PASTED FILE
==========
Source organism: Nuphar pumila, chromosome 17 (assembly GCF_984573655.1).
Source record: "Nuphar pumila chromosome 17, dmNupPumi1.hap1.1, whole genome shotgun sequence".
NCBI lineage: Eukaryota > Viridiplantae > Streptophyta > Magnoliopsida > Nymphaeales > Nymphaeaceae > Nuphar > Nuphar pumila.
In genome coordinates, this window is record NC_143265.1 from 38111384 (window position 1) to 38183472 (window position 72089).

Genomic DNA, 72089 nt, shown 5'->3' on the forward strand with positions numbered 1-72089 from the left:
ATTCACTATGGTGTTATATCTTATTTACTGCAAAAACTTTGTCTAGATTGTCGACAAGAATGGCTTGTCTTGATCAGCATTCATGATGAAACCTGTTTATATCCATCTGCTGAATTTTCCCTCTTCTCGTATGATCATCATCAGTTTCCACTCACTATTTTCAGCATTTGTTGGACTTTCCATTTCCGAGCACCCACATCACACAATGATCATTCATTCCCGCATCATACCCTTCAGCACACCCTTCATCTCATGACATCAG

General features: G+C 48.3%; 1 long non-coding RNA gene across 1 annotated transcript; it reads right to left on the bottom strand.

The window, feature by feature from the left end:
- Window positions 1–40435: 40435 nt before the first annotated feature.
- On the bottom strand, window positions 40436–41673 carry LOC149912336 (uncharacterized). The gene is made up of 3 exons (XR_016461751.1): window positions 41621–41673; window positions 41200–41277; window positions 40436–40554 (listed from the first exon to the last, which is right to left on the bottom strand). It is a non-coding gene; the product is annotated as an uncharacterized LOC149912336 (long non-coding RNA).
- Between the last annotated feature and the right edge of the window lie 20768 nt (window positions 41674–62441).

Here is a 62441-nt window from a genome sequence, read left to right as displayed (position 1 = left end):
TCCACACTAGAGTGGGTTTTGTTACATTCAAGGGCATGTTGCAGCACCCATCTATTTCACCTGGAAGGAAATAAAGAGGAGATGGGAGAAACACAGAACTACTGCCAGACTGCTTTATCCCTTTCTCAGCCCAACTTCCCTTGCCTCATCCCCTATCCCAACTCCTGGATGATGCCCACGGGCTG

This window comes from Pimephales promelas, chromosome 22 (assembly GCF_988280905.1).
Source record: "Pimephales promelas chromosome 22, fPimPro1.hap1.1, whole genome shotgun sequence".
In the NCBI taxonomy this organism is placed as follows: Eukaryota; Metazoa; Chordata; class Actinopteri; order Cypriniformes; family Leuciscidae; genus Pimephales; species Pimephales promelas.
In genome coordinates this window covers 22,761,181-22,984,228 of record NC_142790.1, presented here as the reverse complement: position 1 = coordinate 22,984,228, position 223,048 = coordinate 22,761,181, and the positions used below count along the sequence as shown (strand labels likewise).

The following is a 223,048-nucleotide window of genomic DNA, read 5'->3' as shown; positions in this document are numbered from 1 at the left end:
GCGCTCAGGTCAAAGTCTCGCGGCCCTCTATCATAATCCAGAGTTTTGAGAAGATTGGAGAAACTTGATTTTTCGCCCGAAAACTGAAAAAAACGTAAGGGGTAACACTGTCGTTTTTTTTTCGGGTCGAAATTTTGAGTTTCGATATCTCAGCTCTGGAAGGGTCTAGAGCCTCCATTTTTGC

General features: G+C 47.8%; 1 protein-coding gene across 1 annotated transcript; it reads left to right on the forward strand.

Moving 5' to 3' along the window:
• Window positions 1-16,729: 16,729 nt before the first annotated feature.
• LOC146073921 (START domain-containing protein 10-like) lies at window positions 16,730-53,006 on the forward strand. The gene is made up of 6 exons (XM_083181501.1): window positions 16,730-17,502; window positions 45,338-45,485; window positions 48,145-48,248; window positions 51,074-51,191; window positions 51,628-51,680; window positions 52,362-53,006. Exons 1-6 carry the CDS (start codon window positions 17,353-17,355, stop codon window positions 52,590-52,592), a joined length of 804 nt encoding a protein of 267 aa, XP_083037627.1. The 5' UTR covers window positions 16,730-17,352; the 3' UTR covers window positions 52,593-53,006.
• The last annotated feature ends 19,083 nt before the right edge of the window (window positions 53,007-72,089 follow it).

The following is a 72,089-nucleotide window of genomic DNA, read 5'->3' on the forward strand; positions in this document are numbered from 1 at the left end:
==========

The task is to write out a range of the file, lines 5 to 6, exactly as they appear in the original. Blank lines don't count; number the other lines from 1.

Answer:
Genomic DNA, 72089 nt, shown 5'->3' on the forward strand with positions numbered 1-72089 from the left:
ATTCACTATGGTGTTATATCTTATTTACTGCAAAAACTTTGTCTAGATTGTCGACAAGAATGGCTTGTCTTGATCAGCATTCATGATGAAACCTGTTTATATCCATCTGCTGAATTTTCCCTCTTCTCGTATGATCATCATCAGTTTCCACTCACTATTTTCAGCATTTGTTGGACTTTCCATTTCCGAGCACCCACATCACACAATGATCATTCATTCCCGCATCATACCCTTCAGCACACCCTTCATCTCATGACATCAG